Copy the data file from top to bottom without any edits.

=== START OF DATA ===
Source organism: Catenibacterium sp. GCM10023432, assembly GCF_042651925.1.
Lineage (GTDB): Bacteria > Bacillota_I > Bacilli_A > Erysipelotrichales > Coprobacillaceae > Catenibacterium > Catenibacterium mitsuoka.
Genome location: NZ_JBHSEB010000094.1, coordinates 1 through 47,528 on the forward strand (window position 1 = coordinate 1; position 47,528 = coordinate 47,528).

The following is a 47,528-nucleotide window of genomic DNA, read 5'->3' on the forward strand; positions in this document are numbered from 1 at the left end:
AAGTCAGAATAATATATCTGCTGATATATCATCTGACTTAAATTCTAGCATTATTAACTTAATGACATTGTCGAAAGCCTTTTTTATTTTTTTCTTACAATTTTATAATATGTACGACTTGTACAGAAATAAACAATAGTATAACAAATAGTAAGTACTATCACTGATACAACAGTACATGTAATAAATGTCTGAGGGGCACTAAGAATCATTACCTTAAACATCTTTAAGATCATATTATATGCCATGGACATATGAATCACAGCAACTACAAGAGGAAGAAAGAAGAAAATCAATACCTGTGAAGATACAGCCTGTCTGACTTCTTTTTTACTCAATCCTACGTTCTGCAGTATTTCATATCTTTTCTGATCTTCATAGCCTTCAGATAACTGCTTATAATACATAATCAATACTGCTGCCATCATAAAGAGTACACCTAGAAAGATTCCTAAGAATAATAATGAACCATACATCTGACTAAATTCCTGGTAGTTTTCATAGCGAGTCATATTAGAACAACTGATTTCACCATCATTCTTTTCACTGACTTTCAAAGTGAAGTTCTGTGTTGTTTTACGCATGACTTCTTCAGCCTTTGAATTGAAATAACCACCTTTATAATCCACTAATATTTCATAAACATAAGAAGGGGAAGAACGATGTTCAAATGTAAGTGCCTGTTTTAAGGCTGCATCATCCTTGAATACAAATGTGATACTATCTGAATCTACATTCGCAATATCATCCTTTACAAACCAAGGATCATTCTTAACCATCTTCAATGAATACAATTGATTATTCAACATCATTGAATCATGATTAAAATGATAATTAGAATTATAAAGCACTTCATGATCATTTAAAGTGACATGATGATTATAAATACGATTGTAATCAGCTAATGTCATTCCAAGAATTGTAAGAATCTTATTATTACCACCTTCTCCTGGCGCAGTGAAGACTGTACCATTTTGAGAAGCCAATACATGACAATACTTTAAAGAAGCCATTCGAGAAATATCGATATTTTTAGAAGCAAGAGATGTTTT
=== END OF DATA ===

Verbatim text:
Source organism: Catenibacterium sp. GCM10023432, assembly GCF_042651925.1.
Lineage (GTDB): Bacteria > Bacillota_I > Bacilli_A > Erysipelotrichales > Coprobacillaceae > Catenibacterium > Catenibacterium mitsuoka.
Genome location: NZ_JBHSEB010000094.1, coordinates 1 through 47,528 on the forward strand (window position 1 = coordinate 1; position 47,528 = coordinate 47,528).

The following is a 47,528-nucleotide window of genomic DNA, read 5'->3' on the forward strand; positions in this document are numbered from 1 at the left end:
AAGTCAGAATAATATATCTGCTGATATATCATCTGACTTAAATTCTAGCATTATTAACTTAATGACATTGTCGAAAGCCTTTTTTATTTTTTTCTTACAATTTTATAATATGTACGACTTGTACAGAAATAAACAATAGTATAACAAATAGTAAGTACTATCACTGATACAACAGTACATGTAATAAATGTCTGAGGGGCACTAAGAATCATTACCTTAAACATCTTTAAGATCATATTATATGCCATGGACATATGAATCACAGCAACTACAAGAGGAAGAAAGAAGAAAATCAATACCTGTGAAGATACAGCCTGTCTGACTTCTTTTTTACTCAATCCTACGTTCTGCAGTATTTCATATCTTTTCTGATCTTCATAGCCTTCAGATAACTGCTTATAATACATAATCAATACTGCTGCCATCATAAAGAGTACACCTAGAAAGATTCCTAAGAATAATAATGAACCATACATCTGACTAAATTCCTGGTAGTTTTCATAGCGAGTCATATTAGAACAACTGATTTCACCATCATTCTTTTCACTGACTTTCAAAGTGAAGTTCTGTGTTGTTTTACGCATGACTTCTTCAGCCTTTGAATTGAAATAACCACCTTTATAATCCACTAATATTTCATAAACATAAGAAGGGGAAGAACGATGTTCAAATGTAAGTGCCTGTTTTAAGGCTGCATCATCCTTGAATACAAATGTGATACTATCTGAATCTACATTCGCAATATCATCCTTTACAAACCAAGGATCATTCTTAACCATCTTCAATGAATACAATTGATTATTCAACATCATTGAATCATGATTAAAATGATAATTAGAATTATAAAGCACTTCATGATCATTTAAAGTGACATGATGATTATAAATACGATTGTAATCAGCTAATGTCATTCCAAGAATTGTAAGAATCTTATTATTACCACCTTCTCCTGGCGCAGTGAAGACTGTACCATTTTGAGAAGCCAATACATGACAATACTTTAAAGAAGCCATTCGAGAAATATCGATATTTTTAGAAGCAAGAGATGTTTT